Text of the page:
The Seaford Kiwanis Club hosted a food drive in coordination with opening day for the Long Island Broncos youth football league at Seamans Neck Park in Seaford on Sept. 22. The community food drive donated 155 pounds of food to Long Island Cares. Locals brought pasta, peanut butter, pet food, canned vegetables and other nonperishable items.
The food-drive tent was set up just outside the entrances to both the football and soccer fields, where games were being played. The drive was the brainchild of Donna Jebailey, a familiar face to Seafordites. A Seaford resident for 26 years, Jebailey, a community organizer, brings a contagious generosity to whatever she’s involved with.
Jebailey had a career as a legal secretary in Manhattan for two decades before having children and becoming a homemaker, but she felt there was still more she could do. She looked for a part-time job, but she felt a passion to give back to the Seaford community, which was an idyllic place to raise a family.
She became a teacher’s aide in the Seaford School District, and for the past five years, she has been a job coach in the Life Skills Program at Seaford High School, working with special-needs students between ages 17 and 21.
“To be honest, it happened by chance,” Jebailey said. “But [the food drive] was probably God’s will. It has been such a surreal experience.” She saw the opportunity as a means to give back not only to her town, but also to the special-needs community, which has been close to her heart since she was a child.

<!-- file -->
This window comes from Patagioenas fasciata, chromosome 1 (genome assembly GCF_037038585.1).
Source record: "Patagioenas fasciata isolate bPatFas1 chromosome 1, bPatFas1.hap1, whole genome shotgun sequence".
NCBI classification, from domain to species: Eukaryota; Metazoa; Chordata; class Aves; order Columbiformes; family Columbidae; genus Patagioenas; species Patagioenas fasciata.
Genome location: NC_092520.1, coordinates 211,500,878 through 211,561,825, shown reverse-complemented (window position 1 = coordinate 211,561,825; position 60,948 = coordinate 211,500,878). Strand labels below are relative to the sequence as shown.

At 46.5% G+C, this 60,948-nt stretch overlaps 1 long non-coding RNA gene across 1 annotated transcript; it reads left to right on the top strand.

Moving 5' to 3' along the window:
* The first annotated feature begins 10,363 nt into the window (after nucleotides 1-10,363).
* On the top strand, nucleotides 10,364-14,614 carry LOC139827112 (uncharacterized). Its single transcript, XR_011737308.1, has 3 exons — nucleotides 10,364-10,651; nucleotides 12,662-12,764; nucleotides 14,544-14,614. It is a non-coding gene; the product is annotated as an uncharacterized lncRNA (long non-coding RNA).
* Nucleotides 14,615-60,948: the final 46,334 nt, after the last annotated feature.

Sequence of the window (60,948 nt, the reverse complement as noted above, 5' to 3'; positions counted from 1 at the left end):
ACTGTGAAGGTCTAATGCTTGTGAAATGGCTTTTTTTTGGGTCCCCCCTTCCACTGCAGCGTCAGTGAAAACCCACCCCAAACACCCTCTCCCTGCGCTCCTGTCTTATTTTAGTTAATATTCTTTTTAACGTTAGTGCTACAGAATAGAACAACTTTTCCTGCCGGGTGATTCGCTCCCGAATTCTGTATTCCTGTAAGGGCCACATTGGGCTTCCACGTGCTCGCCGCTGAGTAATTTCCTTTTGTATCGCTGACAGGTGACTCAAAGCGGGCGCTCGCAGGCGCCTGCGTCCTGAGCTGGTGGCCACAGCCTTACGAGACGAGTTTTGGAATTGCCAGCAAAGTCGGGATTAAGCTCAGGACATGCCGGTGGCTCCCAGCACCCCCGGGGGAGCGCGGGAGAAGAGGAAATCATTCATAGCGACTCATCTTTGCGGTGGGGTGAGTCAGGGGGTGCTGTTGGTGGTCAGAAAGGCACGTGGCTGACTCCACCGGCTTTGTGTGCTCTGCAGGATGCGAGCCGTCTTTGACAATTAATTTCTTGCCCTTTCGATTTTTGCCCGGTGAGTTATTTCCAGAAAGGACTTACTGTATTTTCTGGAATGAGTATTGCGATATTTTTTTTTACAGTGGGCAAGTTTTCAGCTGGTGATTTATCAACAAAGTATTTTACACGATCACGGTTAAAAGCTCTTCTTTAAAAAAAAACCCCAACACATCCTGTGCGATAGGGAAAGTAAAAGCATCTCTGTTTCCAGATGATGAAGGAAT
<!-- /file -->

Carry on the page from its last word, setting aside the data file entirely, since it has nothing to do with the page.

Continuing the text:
“When I was young, my cousin Raymond was in a wheelchair,” Jebailey said. “He suffered from cerebral palsy and was forced into a wheelchair from a young age. He died at age 39. We just saw him like everyone else, like one of us. We wrestled around on the floor with him. We loved him.”
Her memories of Raymond, and the relationships she and other members of her family had with him, moved her to help those with special needs. Jebailey’s selflessness and sense of community led her to get involved in organizing other Seaford events, including the food drive. Kiwanis clubs focus on raising money, supplies and awareness to battle childhood poverty, disease and hunger, and Jebailey joined the Seaford Kiwanis in April 2018.
“I joined, and I knew I wanted to do fundraisers and food drives,” she said. “This is the second one we’ve done in the last few months. The last one we did was an Easter egg hunt food drive, and we raised 216 pounds of food. We didn’t have a specific goal; we just wanted to give as much as we could.”
In 2012, Jebailey organized the Seaford Farmers Market. On August 24, she set up a 50/50 raffle during the last Seaford Saturday Nights food truck event in which $1,800 was raised for the Spanos, a local family whose 21-month-old son, Frankie, has been battling an aggressive form of leukemia. Jebailey and her planning partner Celia Carlson, who Jebailey credits with doing “a lot of the leg work,” also organized this Saturday’s Oktoberfest.
“I was raised to be very caring and understanding,” Jebailey said. “I feel for others, and I think it’s important to give back at all times of the year. People are hungry at all times of the year, not just during the holidays. I hope the community continues to come out and support at every food drive that we do in the future.”
For more information on Frankie Spano — and “Frankie’s Fight,” at Mulcahy’s, in Wantagh, on Oct. 24 — go to www.gofundme.com/f/baby-frankies-fight.